SYDNEY // In a business world that requires increasingly productive workers, more and more employees are struggling to achieve a sensible balance between the demands of their jobs and their families. In Australia, employees are working longer hours and it is taking a heavy toll on their health and family life, according to a new university survey.
The fourth annual Australian Work and Life Index revealed that workers are growing more dissatisfied with time they devote to work. More than one-fifth of Australians are spending 48 hours or more on the job each week, and 60 per cent are not taking regular holidays. "The notion of an easy-going nation where we get plenty of time for relaxation is true for some, but for a growing proportion, especially men, that is not the case," said Professor Barbara Pocock, director of the Centre for Work and Life at the University of South Australia.
"I don't think people are working long hours in Australia in pursuit of the money," said Ms Pocock, who led the research. "They are doing it because of the culture in many workplaces, where you have to be there and be working hard. This is an interesting shift in Australia remembering that we led the world on reductions in the working week in the 1850s." At Sydney's Central Railway Station, commuters trudge along crowded platforms at the start of another grey, wintry day. The weather is matched by the glum expressions on many faces.
Alan Harvey, 38, a finance assistant, has travelled from the Central Coast region north of Sydney, a two-hour trip that he has done for the past decade and one he expects to make for the rest of his career. "You've got to mentally steel yourself [for the journey] because it is probably going to happen for the next 25 years, but I'm not alone," he said. "Everything is completely out of whack. I need to be in bed by 9.30pm and I'm up at 5am to be in at work on time. I get to see the family for about an hour each day. It wears you down after a while," Mr Harvey said.
The Work and Life Index has found that Australians have become increasingly unhappy in recent years about the effect work has had on them, especially women and fulltime male employees between 25 and 35 years old. While the Australian economy is in good shape and unemployment is low, job insecurity continues to stalk many workers. "Once you get a good job, you don't want to let it go and, yeah, you just do the work instead of having to line up again in the job queue," said Pete Crawford, 28, a designer in Sydney, who complained about the long hours he felt compelled to put in almost every day. "Me and my colleagues start early and last night we finished at 10 o'clock. That is pretty much a standard day. It is hectic and by the end of the week I'm stuffed. I'm exhausted now."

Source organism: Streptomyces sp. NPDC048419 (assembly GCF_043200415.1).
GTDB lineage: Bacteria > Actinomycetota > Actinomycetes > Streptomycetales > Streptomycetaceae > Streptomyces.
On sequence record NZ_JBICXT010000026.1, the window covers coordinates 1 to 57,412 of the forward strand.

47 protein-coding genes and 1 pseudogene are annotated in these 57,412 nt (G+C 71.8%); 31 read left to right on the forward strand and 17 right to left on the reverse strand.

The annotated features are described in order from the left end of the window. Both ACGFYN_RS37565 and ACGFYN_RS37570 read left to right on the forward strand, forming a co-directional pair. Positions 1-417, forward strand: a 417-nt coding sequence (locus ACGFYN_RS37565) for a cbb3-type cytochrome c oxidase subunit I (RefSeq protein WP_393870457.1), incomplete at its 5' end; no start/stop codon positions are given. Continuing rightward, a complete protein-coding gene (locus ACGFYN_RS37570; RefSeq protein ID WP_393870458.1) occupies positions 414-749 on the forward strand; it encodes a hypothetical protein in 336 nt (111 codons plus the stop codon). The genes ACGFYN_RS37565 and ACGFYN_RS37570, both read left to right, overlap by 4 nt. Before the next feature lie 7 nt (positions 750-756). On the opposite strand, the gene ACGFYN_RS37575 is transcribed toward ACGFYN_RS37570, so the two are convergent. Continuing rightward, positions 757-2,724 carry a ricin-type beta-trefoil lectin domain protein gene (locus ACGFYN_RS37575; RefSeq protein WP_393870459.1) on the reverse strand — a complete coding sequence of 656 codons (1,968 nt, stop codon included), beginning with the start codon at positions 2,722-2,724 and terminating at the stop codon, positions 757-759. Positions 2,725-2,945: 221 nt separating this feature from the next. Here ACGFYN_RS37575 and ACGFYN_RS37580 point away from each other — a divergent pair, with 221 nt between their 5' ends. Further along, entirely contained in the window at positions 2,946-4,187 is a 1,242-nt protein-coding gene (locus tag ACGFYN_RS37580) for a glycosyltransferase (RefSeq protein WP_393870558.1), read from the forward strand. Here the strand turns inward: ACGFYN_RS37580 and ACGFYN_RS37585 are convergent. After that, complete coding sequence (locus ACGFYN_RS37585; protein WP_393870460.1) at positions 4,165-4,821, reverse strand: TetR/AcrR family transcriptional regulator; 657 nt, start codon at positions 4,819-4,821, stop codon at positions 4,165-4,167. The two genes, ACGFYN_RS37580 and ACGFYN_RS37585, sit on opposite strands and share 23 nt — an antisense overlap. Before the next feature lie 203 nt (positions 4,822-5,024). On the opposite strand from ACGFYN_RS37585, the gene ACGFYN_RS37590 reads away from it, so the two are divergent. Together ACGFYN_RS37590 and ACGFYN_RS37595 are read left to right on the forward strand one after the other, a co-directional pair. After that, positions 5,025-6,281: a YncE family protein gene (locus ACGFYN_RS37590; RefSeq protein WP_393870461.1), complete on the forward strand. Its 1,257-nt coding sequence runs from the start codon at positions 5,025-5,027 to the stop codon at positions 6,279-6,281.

Research has shown that workers who clock long hours are less productive, are more likely to call in sick and visit their doctor more frequently. "Persistent long hours are associated with cardiovascular illness and higher rates of depression," said Ms Pocock, who said that children were also affected when their parents are tired and irritable. As the cost of living increases, many Australians have had to work more to keep up with household bills.
"Debt, particularly mortgage debt, has become a much larger part of household expenses, so more and more we are seeing the need for both partners to work to meet those financial responsibilities," said Ged Kearney, the president of the Australian Council of Trade Unions. "It is putting a lot more pressure on those families." Ms Kearney believes that worries about work were scarring society. She said she has called for concerted efforts from government, industry and the union movement to create more flexible workplaces as well as better childcare facilities.
"For both men and women we need to have big cultural changes about the importance of work, balancing it with our family responsibilities. It is important to have a life outside of work," she said. Back at Central Station, Brianna Sherrington, 23, a beautician, is sipping coffee after travelling from her home west of Sydney. "A lot of people stress out about commuting. There are a lot of defeated people on the train each morning and family life can disintegrate," she said. "You need money but you also need to be there for your loved ones."